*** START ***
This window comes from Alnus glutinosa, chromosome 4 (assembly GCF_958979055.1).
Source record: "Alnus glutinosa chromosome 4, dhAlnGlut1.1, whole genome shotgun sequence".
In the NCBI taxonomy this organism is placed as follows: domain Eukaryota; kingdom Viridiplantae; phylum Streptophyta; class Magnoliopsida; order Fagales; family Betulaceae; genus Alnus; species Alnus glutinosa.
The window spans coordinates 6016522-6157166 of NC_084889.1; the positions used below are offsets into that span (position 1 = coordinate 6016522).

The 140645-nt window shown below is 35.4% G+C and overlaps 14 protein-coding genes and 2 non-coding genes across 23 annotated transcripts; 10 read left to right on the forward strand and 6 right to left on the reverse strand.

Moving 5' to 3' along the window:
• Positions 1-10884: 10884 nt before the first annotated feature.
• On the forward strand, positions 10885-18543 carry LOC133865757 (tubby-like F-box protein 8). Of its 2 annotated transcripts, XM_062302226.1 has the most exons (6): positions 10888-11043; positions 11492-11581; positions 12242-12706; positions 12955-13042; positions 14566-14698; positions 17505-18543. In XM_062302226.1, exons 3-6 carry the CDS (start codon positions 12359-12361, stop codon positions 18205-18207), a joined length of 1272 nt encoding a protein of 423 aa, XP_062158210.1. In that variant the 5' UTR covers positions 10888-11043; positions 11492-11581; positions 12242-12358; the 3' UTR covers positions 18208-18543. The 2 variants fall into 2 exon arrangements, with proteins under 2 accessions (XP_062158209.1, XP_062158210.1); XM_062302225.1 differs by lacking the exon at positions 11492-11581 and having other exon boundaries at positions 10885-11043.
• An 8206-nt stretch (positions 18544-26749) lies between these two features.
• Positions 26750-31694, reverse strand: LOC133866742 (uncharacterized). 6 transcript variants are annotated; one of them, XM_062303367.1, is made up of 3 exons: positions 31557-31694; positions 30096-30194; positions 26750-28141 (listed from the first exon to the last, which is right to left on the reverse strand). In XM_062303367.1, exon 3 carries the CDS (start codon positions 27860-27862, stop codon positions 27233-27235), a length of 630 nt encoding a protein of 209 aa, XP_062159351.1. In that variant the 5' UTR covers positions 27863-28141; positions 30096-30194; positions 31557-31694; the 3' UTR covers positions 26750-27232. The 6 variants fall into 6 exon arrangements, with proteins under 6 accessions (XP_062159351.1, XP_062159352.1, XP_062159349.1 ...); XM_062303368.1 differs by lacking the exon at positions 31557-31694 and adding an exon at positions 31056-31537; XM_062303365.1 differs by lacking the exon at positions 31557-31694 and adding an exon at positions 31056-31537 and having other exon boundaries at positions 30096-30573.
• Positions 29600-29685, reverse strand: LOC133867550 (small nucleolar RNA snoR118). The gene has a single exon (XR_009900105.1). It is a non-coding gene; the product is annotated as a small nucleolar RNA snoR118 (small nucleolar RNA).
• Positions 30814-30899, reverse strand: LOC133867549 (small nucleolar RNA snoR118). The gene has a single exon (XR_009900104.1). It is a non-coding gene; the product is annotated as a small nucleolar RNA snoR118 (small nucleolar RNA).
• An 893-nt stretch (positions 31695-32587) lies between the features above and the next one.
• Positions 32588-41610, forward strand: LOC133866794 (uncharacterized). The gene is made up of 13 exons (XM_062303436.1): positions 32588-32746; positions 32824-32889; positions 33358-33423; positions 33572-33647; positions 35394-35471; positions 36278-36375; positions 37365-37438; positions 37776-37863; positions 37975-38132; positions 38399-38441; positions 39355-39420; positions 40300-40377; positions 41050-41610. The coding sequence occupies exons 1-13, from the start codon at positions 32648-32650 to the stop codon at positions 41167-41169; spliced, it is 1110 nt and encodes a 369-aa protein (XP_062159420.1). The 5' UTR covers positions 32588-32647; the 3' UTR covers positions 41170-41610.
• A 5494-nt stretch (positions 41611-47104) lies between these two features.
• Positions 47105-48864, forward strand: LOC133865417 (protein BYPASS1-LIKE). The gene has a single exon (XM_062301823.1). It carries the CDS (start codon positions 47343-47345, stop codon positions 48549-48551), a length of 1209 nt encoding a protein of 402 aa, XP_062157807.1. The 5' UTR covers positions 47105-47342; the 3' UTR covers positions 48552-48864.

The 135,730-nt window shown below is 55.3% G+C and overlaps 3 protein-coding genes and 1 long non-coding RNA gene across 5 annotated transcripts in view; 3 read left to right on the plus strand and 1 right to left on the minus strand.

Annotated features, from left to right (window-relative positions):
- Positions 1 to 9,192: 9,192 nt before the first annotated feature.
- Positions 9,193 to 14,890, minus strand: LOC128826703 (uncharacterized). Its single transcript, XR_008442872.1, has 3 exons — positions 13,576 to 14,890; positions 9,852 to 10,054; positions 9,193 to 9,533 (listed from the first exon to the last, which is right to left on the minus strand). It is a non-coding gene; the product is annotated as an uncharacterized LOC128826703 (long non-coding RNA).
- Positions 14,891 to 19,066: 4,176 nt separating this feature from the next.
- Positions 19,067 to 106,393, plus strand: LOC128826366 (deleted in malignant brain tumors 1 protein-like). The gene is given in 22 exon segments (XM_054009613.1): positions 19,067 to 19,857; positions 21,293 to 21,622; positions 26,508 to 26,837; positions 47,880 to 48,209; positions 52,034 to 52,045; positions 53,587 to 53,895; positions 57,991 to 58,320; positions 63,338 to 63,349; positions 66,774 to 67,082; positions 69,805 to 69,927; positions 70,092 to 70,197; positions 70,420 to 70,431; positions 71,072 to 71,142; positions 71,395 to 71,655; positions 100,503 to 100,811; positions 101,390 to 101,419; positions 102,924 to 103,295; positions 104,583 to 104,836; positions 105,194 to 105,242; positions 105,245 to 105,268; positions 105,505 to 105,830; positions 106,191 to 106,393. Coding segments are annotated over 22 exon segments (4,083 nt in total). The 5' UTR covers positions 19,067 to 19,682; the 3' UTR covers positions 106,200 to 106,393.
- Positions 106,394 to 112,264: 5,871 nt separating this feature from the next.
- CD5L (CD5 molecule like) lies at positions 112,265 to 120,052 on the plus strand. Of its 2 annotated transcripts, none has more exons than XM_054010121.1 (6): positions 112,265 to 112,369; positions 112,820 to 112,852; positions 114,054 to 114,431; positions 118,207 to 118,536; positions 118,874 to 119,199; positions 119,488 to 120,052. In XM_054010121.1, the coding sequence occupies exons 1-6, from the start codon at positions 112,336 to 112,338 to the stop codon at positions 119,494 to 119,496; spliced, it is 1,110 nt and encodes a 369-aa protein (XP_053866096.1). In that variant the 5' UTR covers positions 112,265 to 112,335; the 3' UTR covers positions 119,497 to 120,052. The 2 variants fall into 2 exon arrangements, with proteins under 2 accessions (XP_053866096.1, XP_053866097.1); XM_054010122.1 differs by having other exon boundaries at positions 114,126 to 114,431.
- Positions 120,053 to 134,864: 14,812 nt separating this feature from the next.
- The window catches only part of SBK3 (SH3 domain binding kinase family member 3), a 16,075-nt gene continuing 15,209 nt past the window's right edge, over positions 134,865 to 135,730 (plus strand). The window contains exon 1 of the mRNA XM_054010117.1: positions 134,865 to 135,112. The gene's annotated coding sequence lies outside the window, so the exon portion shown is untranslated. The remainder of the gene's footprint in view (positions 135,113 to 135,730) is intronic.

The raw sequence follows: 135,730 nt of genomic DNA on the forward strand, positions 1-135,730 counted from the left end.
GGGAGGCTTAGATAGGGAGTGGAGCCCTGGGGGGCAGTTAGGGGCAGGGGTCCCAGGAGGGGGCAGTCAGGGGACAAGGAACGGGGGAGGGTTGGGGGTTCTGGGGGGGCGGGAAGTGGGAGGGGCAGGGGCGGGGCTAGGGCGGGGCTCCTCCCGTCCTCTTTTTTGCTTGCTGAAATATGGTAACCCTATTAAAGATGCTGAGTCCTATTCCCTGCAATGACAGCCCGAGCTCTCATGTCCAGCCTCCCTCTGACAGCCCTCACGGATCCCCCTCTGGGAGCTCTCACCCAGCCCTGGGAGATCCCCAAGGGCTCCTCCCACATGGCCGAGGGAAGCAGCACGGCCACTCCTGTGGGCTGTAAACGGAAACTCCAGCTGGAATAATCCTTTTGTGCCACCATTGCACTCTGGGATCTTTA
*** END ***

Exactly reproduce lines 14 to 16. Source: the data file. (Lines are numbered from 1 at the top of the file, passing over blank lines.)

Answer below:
• Positions 32588-41610, forward strand: LOC133866794 (uncharacterized). The gene is made up of 13 exons (XM_062303436.1): positions 32588-32746; positions 32824-32889; positions 33358-33423; positions 33572-33647; positions 35394-35471; positions 36278-36375; positions 37365-37438; positions 37776-37863; positions 37975-38132; positions 38399-38441; positions 39355-39420; positions 40300-40377; positions 41050-41610. The coding sequence occupies exons 1-13, from the start codon at positions 32648-32650 to the stop codon at positions 41167-41169; spliced, it is 1110 nt and encodes a 369-aa protein (XP_062159420.1). The 5' UTR covers positions 32588-32647; the 3' UTR covers positions 41170-41610.
• A 5494-nt stretch (positions 41611-47104) lies between these two features.
• Positions 47105-48864, forward strand: LOC133865417 (protein BYPASS1-LIKE). The gene has a single exon (XM_062301823.1). It carries the CDS (start codon positions 47343-47345, stop codon positions 48549-48551), a length of 1209 nt encoding a protein of 402 aa, XP_062157807.1. The 5' UTR covers positions 47105-47342; the 3' UTR covers positions 48552-48864.